Kirkwood expansion plans approved

Fri 16 November 07

signaling an anticipated go-ahead for several new and upgraded lifts, lift access to hundreds of acres of storied mountain terrain

Following ten years of research, planning, revisions and compromise, the U.S. Forest Service recently approved Kirkwood’s Mountain Master Development Plan signaling an anticipated go-ahead for several new and upgraded lifts, lift access to hundreds of acres of storied mountain terrain, plus countless skier amenities

“Kirkwood and the Forest Service were very detailed and responsive about development plans and the result is a well-crafted thoughtful plan that provides the most responsible and careful growth for the resort and the environment,” said David Likins, Kirkwood’s chief executive officer.

Following review of the draft Environmental Impact Statement, which included public comment and Kirkwood responses, Ramiro Villalvazo, supervisor for Eldorado National Forest, and staff, elected to support the Resort’s preferred alternative for resort expansion. Supervisor Villalvazo signed the Record of Decision on November 8, opening the 45-day appeal period. The U.S. Forest Service will then have 30 days to rule on any appeal. Resort officials anticipate final project approval by mid-January due to the extraordinary steps taken to comply with the specific provisions.

Final approval will enable the resort to begin construction of the Emigrant Basin project featuring access to such fabled Kirkwood terrain as Covered Wagon, Lookout Vista, Thimble Peak and Red Cliffs; the upgrade of the existing Sunrise quad chairlift to a high speed detachable chair; increased on-mountain dining options; and a new lift originating from the Mountain Village to Caples Crest, reducing access time to Emigrant Basin by over 50 percent.

“The Emigrant Basin Project is literally a resort within a resort,” said Chip Seamans, Kirkwood’s resort general manager. “Once skiers reach the top of Caples Crest, they’ll have the choice between seven unique lifts accessing hundreds and hundreds of acres of every type of terrain imaginable, from long groomers and tree skiing to classic Kirkwood steeps and chutes. It will really feel like you have accessed a resort separate from the front side of the mountain.”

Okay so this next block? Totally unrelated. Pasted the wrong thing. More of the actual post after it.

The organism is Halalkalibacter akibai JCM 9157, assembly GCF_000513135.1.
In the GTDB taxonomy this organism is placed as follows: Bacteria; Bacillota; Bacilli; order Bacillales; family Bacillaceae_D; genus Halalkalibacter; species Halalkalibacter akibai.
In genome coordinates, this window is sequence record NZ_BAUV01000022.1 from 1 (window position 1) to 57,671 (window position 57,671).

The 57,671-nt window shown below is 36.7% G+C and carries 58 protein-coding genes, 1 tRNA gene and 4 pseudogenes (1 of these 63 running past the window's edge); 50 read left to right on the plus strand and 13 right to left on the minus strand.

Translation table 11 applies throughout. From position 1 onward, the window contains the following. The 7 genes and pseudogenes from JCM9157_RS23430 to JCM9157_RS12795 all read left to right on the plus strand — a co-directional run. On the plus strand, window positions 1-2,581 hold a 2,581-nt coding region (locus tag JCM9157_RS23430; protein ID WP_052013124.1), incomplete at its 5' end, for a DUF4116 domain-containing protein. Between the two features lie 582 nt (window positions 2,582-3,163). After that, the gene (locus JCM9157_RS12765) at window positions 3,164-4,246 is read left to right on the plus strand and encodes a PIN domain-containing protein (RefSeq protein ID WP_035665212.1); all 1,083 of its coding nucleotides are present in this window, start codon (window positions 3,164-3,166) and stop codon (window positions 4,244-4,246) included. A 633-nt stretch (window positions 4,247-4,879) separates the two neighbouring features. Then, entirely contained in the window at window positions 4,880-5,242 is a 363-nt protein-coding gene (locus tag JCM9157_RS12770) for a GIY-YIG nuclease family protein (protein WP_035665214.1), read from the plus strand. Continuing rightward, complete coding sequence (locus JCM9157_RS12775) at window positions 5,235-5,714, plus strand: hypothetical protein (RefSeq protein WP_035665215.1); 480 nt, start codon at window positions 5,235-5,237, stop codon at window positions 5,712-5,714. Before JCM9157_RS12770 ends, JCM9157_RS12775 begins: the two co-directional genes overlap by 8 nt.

“We’re optimistic for Phase One efforts to begin by spring of next year which will focus on accessing much of the new lift-served terrain,” Likins said. “We’ve been preparing and working with the Forest Service for years on this effort.”

The MMDP is the document that governs what services and amenities Kirkwood is able to offer on public forestlands subject to the 40-year permit between the resort and the U.S. Department of Agriculture, which manages national forests. The process of approving changes to the mountain plans are governed by the National Environmental Policy Act which requires a comprehensive review of all environmental impacts with exhaustive public comment and review.

Positive reaction to Kirkwood’s MMDP approval has been swift:

“The MMDP’s approval will help Kirkwood retain its position as one of the best ski resorts in the Tahoe region,” said Bob Roberts, executive director for the California Ski Industry Association.

“The improvements to the mountain identified in Kirkwood’s Master Plan, mainly more convenient access to the back side with lift service, will have a significant affect on the overall guest experience,” said Michael Berry, President of the National Ski Areas Association and Kirkwood CEO from 1985-1991. “And for the longer term, Kirkwood will remain crowd-free because there is a defined limit on capacity,” he stated.

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